As the holiday baking gets underway, many recipes will call for evaporated or sweetened condensed milk. You won’t find this milk in the refrigerated section, but rather this shelf-stable milk is typically in the baking aisle. Have you ever thought about how these two milks are made?
Both evaporated and sweetened condensed milk are made by heating fresh milk until about 60 percent of the water content has been removed. Then, it’s homogenized before packaging in cans and going through a heat sterilization process that allows it to be safely stored on the shelves. Homogenization is the process of reducing the fat globules to very small particles and distributing it evenly throughout the milk. Most all milks go through this process so that there is not a layer of cream at the top. With so much water content removed, evaporated milk is rich and creamy with a concentrated level of nutrients, particularly calcium and vitamin D. It’s less likely to curdle when heated so it works well in cream soups, macaroni and cheese, and puddings. Use evaporated fat-free milk, when possible, to avoid saturated fats.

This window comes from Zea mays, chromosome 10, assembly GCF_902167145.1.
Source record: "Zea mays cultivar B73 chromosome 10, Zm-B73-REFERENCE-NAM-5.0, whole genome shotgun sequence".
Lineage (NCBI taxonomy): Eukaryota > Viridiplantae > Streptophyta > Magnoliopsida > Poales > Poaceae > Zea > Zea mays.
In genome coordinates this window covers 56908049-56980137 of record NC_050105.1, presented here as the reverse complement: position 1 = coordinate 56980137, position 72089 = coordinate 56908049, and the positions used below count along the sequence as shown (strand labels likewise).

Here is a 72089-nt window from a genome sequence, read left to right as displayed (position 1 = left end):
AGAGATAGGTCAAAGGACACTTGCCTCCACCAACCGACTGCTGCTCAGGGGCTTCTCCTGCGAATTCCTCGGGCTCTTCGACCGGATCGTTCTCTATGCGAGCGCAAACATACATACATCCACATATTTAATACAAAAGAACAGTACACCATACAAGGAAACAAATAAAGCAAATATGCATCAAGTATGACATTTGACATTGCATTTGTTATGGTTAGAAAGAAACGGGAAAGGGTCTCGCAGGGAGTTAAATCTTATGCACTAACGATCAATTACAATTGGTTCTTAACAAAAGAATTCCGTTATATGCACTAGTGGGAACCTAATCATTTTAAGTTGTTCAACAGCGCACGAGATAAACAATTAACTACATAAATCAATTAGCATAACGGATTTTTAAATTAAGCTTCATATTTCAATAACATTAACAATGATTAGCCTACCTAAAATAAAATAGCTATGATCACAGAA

Sweetened condensed milk (also known simply as condensed milk) is evaporated milk but with 40 to 45 percent added sugar. It’s thicker and sweeter than evaporated milk, which means the two cannot be used interchangeably. It’s typically used to make rich desserts, such as magic cookie bars, tres leches cakes or an easy caramel sauce. Just two tablespoons of condensed milk contain 18 grams of added sugar. The American Heart Association recommends adult women get no more than 25 grams and men no more than 36 grams of added sugar per day. Use condensed milk sparingly.
Source: USDA Food Data Central
About the Author
Jenna Smith is a Nutrition and Wellness Educator with University of Illinois Extension, serving Livingston, McLean, and Woodford Counties. Smith uses her experience as a registered dietitian nutritionist to deliver impactful information and cutting-edge programs to Livingston, McLean, and Woodford Counties and beyond.